has been discussed in other sections, the use of touch screens and
multi-function buttons to either side of the ATM screen, which are used for
selecting accounts, transaction type and cash denominations presents huge
challenges for people who are blind.
This is because the keys vary depending on the stage of the
transaction. Touch-screen ATMs are even
more difficult because there isn't even a physical button to press in order to
to withdraw cash can be particularly problematic because of the differing ways
options for amount of funds and denominations are presented to the user, so
many people are restricted to only taking a set amount from the machine in
order to keep the number of steps at a minimum. This may lead to extra trips to the ATM, resulting in
inconvenience and excessive transaction penalty charges.
people surveyed didn't conduct advanced ATM transactions, as is probably the
case for the majority of ATM users.
Cash withdrawal was the main function carried out via ATM, with
telephone banking and branches being used for more demanding requirements.
The following summary of user preferences
is taken from Gill J M Making Cash Dispensers Easier to Use. September 1996,
"The initial results of the [Saturn]
field trial at RNIB indicate that:
Blind users would like to use private voice messages
Partially sighted users would like large print (white print on a
black background) messages on the screen
Blind and partially sighted users would like to use a contactless
Blind and partially sighted users would like to have the
opportunity to extend the time permitted to respond to the terminal
Blind users would prefer to use the keypad for selecting options
rather than using a touch screen
Blind and partially sighted users would like to use a cash
dispenser in a safe environment."
Interestingly, In our Australian survey we
found that very few people actually used ATMs in bank foyers, preferring to use
ATMs which they already knew the location of. Also, the older (and more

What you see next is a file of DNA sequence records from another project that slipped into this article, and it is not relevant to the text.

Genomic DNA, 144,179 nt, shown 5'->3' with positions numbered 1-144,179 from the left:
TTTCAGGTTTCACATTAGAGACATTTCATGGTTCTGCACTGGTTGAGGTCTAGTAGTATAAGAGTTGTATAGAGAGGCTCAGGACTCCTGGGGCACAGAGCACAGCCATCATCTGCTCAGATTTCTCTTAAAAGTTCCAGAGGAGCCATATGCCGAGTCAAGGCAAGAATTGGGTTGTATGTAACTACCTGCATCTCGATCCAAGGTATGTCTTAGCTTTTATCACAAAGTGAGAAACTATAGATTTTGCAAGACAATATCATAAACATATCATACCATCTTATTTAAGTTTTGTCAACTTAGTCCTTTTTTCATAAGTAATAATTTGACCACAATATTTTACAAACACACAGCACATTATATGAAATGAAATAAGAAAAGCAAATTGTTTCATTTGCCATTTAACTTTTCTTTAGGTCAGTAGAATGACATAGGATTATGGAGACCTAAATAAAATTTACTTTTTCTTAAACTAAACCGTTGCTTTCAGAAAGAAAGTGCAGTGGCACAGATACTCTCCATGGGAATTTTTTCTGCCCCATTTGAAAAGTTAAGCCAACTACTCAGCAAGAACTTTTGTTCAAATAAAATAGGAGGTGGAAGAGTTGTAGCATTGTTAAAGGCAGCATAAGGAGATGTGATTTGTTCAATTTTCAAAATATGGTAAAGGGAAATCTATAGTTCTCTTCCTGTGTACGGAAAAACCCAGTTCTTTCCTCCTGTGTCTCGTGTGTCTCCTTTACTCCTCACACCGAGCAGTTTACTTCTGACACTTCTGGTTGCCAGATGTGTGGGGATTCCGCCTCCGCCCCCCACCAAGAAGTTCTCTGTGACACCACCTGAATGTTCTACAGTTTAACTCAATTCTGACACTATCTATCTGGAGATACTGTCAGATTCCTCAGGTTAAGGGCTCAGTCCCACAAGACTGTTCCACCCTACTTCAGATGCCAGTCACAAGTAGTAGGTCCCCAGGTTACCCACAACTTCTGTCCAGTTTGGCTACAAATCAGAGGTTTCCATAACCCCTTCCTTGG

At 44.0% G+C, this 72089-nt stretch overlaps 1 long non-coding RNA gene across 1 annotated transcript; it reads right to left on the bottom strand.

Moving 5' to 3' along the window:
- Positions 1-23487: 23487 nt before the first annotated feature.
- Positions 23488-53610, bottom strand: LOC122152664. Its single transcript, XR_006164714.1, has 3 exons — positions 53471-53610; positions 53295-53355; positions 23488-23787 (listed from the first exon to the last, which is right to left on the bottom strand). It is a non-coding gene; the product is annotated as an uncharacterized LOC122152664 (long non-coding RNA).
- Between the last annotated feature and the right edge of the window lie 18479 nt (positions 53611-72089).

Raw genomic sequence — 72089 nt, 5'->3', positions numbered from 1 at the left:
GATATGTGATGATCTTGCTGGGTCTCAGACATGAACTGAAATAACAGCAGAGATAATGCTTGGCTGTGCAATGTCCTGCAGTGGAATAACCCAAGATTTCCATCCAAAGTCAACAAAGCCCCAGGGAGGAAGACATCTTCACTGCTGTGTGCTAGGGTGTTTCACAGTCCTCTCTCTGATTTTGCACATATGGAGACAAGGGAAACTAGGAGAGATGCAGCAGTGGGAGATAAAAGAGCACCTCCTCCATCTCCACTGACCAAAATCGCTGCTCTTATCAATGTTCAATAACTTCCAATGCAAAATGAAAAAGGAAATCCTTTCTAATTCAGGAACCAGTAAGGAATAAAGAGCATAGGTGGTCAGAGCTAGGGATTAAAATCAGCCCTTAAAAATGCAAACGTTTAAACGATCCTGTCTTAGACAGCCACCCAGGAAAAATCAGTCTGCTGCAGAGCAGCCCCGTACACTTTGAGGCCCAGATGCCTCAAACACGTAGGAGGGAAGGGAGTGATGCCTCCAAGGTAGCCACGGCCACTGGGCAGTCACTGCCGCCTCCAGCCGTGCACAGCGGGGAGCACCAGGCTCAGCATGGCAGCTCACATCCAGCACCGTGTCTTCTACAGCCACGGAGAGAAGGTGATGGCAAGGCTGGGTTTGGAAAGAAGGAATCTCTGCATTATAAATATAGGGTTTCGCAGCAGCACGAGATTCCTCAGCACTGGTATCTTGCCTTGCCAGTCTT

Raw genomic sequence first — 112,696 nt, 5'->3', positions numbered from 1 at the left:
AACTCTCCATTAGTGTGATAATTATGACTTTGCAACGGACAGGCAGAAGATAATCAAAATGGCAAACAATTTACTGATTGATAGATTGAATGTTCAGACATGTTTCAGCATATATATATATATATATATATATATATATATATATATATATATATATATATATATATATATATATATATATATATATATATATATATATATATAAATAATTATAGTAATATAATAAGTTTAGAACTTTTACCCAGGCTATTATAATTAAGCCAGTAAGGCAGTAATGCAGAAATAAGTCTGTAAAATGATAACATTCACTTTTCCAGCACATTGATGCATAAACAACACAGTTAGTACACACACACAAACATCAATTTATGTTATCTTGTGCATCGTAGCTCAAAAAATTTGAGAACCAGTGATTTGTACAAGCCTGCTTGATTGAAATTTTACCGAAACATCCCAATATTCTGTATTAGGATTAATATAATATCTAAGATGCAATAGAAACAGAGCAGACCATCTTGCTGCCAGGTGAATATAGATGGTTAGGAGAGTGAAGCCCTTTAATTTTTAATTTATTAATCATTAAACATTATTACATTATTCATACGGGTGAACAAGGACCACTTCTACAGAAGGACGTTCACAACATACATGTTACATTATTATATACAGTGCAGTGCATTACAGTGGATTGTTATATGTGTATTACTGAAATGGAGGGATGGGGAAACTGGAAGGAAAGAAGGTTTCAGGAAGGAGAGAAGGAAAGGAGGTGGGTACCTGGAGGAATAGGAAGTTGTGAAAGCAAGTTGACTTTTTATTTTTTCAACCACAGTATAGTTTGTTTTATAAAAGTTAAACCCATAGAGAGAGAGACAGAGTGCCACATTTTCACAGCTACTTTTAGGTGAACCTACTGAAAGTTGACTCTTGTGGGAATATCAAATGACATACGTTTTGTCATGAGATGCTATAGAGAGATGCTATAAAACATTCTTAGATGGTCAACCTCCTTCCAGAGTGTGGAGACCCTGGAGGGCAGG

accessible) IBM ATMs tend not to be located in foyers, as much as modern ATMs
The Saturn Project also found that many users would like a notch
in the ATM facia so their cane or walking stick would not fall over
- Our recent Australian survey identified
some extra things users find helpful or would like to be available.
Users want increased consistency of transaction steps both across
ATM models and between different financial institutions.
Users would like all banks to agree on the format for entering
withdrawal amounts i.e. omitting the decimal point and the two zeros signifying
They want improved consistency of the physical ATM in terms of
location of card, money and envelope slots and consistent card orientation.
Users want key layouts and function key assignments to be
consistent and logical
Users want the option of clearer or large print receipts.
Users want reduction of glare from sunlight
Deaf, intellectually and learning disabled people need plain
English instructions on the ATM screen.
Users want accessible instructions for the ATM machine in braille,
cassette tape and large print – particularly because an improved understanding
of the steps in the transaction sequence was reported to be very important to
effective use of ATMs when the screen is inaccessible.
People want increased use of error tones and confirmation beeps
Users also want tactual and bold print diagrams of the ATM layout.
Tactile ground indicators identifying the presence of ATMs were
Users would like the ability for the ATM to speak an overview of
its button layout as well as a facility for having each button speak its
function prior to use.
Users would like banks to provide free call numbers from which
they could obtain details on ATM locations and details of operation.
In the absence of voice output, users would like audible tones
signifying successful or unsuccessful completion of transaction.
However, more than anything else, users repeatedly requested the
provision of voice output from ATMs so that they could have confidence and
independence in conducting personal financial transactions.